Hoover is never quite sure how the piece will be received from one audience to the next. Sometimes she can tell they don’t know handle it. Often, she will disappear to the back of the room after a performance and wait to see how the audience has received her public, spoken-word reaction to a very personal assault.
The oldest child of Nicaraguan and Syrian parents, she has a 14-year-old sister she is very protective of. “I feel like the mama bear sometimes,” she said. “She’s going to my old high school now, so everyone’s like, oh, you’re Madeline's sister.”
She recently performed the piece for some of her High School students in a new poetry workshop she is leading. She said it was important to let them know it happened to her and it can be talked about.
As Hoover completes her third year at CSUN and plans to continue to help other women through her poetry and her degree, Jae Farkiss is hard at work at Valley Trauma Center, speaking out to try and prevent the violence.
Farkiss, herself a survivor of domestic violence and sexual assault in the early 80s, has worked at the Valley Trauma Center in Van Nuys for almost eight years as a Prevention Education Specialist. She speaks at schools on a regular basis, at health fairs in low-income communities, at Take Back the Night rallies and with small children at elementary schools about “good touch/bad touch.”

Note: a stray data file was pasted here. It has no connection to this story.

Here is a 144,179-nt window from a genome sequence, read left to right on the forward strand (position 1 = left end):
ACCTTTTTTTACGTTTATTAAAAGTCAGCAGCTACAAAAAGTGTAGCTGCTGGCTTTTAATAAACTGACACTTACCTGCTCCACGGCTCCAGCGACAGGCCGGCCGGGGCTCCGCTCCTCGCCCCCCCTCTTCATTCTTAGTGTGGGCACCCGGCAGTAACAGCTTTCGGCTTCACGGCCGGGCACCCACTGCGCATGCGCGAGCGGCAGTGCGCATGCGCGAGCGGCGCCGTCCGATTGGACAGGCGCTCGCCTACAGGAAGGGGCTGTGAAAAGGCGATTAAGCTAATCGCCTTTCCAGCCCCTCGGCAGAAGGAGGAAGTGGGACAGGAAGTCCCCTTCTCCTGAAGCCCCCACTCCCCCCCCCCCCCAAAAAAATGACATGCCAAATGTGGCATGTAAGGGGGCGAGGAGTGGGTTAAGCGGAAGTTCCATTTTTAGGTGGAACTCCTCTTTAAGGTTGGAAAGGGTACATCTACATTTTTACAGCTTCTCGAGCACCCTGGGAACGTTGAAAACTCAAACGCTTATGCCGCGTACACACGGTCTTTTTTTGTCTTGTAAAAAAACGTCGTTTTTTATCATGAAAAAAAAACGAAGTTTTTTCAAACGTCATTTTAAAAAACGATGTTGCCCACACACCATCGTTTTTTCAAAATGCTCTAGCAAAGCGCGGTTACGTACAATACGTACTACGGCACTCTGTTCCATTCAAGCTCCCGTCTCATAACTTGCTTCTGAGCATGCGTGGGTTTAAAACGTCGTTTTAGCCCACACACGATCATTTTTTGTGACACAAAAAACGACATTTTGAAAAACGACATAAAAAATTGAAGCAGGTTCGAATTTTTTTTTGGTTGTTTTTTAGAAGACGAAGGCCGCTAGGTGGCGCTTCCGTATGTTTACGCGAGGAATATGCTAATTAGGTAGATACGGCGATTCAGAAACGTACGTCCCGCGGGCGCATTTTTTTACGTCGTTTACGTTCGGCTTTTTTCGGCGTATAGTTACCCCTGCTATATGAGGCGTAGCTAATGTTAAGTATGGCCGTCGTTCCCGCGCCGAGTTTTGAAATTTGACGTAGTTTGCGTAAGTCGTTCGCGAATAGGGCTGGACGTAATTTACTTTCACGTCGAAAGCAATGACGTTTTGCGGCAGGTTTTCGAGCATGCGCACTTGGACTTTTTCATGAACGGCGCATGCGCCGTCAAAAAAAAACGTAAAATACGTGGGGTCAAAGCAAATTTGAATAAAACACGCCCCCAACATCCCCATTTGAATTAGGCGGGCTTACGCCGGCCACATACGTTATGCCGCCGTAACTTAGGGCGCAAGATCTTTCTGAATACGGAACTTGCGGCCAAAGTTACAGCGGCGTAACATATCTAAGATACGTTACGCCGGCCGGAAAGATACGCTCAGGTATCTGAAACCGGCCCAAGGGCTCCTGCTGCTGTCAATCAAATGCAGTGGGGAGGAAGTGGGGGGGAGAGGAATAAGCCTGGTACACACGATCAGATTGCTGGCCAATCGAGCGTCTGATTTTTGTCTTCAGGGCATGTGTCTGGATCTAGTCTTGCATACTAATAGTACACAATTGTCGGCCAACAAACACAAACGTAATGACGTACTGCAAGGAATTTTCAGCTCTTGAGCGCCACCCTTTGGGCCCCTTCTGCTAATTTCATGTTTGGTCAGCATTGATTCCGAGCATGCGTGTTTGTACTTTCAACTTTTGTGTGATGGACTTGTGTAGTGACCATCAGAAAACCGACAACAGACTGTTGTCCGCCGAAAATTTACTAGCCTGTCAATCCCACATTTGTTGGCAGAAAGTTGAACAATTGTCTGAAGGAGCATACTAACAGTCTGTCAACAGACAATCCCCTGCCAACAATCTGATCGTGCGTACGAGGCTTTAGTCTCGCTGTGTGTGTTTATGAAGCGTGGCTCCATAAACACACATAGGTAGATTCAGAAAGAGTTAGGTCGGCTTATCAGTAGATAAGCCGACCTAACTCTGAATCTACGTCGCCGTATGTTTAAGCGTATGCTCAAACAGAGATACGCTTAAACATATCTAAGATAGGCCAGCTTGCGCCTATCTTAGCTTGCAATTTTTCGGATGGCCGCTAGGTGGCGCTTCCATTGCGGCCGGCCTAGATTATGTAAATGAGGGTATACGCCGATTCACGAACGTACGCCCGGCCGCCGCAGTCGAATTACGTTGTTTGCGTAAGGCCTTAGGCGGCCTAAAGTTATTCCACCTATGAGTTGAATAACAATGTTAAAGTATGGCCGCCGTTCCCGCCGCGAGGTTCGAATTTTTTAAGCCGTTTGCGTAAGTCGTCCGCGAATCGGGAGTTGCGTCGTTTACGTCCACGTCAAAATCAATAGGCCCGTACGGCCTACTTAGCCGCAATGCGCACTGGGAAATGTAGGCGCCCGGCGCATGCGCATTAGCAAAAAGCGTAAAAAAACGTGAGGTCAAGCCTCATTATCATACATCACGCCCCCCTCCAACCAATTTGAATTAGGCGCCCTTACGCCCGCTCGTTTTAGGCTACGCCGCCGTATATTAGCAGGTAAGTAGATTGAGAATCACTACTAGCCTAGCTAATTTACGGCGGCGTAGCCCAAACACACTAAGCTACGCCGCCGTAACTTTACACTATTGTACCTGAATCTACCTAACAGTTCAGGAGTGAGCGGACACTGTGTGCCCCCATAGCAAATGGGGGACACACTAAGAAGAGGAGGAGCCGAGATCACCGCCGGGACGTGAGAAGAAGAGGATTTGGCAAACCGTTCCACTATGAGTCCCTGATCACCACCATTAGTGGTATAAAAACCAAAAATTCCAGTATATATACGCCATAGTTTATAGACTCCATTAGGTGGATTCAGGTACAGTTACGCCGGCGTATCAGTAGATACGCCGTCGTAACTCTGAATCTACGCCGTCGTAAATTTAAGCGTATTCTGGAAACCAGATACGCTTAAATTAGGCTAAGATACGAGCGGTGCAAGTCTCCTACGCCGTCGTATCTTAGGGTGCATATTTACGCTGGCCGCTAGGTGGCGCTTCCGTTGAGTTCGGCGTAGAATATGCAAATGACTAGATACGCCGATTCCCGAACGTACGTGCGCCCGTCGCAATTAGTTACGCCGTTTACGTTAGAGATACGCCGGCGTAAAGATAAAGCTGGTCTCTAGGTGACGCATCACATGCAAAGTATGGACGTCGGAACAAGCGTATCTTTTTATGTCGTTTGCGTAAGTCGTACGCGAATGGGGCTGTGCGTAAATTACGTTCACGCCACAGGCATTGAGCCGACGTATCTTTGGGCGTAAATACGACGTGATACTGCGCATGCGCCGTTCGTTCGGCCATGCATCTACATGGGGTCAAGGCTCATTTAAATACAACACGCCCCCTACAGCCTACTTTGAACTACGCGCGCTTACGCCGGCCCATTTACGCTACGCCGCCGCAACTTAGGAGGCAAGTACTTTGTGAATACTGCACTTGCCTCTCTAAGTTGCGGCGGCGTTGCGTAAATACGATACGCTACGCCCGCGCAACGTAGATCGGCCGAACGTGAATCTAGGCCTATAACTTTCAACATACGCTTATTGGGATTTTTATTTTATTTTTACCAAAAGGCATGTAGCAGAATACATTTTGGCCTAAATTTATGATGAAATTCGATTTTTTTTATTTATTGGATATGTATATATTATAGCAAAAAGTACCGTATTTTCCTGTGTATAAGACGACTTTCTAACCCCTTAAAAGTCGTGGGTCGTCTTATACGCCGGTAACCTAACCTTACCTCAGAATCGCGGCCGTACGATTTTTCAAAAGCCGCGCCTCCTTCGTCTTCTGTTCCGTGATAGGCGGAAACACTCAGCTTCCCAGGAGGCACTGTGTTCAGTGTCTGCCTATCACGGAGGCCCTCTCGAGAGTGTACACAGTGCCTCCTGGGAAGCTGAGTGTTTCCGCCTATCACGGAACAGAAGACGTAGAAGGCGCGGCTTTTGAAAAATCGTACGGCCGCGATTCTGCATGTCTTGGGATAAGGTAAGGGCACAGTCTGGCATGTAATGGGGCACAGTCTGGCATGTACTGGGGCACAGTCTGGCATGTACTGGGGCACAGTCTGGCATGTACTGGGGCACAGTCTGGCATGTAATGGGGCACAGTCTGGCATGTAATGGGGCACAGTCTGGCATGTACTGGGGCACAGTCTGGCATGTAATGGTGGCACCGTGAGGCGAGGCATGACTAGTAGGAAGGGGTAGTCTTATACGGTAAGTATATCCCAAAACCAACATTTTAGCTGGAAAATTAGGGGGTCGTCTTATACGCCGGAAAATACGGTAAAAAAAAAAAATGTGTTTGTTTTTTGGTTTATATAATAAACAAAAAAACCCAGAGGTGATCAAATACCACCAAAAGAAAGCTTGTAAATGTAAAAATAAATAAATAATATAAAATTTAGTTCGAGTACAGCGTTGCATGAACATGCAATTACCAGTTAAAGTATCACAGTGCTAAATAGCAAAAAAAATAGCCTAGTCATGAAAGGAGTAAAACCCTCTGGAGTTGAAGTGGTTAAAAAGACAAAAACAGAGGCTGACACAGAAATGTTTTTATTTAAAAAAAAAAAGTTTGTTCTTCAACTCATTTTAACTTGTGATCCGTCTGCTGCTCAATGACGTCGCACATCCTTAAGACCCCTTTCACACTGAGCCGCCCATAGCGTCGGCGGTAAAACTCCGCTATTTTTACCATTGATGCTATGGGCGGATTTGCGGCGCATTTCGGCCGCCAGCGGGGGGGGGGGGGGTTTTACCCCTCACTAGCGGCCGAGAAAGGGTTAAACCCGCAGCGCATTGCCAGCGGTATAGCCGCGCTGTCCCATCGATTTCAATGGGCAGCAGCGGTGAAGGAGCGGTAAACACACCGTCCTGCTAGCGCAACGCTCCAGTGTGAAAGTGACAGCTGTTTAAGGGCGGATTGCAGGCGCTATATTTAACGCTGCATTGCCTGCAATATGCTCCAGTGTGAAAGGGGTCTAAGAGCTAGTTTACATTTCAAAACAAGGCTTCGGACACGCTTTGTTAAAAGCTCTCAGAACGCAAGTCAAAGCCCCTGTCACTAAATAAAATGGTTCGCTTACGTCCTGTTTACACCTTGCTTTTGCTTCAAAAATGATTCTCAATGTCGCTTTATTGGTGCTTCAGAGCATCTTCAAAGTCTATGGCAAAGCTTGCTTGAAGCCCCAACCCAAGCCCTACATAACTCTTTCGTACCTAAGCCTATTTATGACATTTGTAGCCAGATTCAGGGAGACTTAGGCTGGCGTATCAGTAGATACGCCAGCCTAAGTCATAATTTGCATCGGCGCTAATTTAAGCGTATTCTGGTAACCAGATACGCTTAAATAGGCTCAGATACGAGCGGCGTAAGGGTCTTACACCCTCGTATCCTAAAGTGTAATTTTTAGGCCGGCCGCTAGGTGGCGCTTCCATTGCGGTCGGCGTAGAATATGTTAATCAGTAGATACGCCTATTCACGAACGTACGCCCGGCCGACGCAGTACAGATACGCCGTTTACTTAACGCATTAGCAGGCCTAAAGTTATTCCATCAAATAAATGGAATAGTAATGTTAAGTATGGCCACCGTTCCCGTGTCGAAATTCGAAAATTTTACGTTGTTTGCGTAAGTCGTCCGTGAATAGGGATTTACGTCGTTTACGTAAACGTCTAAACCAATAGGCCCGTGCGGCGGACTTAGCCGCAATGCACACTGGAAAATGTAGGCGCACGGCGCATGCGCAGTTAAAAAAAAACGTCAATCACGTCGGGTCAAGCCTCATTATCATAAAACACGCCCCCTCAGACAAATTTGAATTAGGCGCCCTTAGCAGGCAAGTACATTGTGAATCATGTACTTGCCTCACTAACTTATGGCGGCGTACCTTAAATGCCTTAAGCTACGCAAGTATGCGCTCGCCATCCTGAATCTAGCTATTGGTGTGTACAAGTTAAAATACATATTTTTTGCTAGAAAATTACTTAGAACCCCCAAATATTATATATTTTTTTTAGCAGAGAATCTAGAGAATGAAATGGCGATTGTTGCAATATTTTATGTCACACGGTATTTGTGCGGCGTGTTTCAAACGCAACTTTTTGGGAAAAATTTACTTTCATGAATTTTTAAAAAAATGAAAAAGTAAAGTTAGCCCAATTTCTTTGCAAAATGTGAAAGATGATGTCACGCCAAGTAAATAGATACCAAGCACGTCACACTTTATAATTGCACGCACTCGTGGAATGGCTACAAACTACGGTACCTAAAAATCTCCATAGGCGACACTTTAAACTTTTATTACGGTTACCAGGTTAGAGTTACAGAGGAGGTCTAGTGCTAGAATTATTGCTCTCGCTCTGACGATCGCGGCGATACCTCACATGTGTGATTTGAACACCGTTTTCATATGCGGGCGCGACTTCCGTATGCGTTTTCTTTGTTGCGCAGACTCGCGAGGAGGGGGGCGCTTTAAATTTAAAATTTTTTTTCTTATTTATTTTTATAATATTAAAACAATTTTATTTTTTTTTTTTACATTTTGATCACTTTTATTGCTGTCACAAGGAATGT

“I’m a very optimistic person and this job makes me feel empowered every day,” she said. “If even one person behaves differently, I’ve done my job.”
After Farkiss’ own experience with violence in a relationship, she used her skills as a writer and a journalist to run support groups and journal-writing sessions for other survivors. That work turned into a compilation book called Finding Our Voices - Speaking Out Against The Violence in 1991.
After returning to school and earning a master’s degree in Counseling Psychology, Farkiss returned to the shelter that helped saved her life, Haven House, and worked for 13 years as a counselor. She felt the work was vitally important to the individuals and to the community, but it could also be difficult.
“You have to have good boundaries,” she said. “But, I really believe in the tenacity of the human spirit.”
Farkiss also spoke at CSUN’s Take Back the Night rally and shared some of her experiences working with young people. She often asks a room full of teenagers about cat-calling young women on the street. While the boys usually say it is just a joke, the girls often express feeling of intimidation according to Farkiss.
“How many of you have ever curtailed your activities, or changed what you were going to wear, or didn’t go somewhere at night because you were worried about getting raped?” she asks. “Not a male child in any of those classrooms will raise a hand. Virtually 100 percent of the girls in every presentation I do will raise their hand
Hoover and Farkiss have both taken one of the most profound, personal violations someone can go through and redirected the pain into creative works of healing.
“I just automatically had to write about it,” said Hoover. “I didn’t know how to talk about it yet, so I wrote it down.”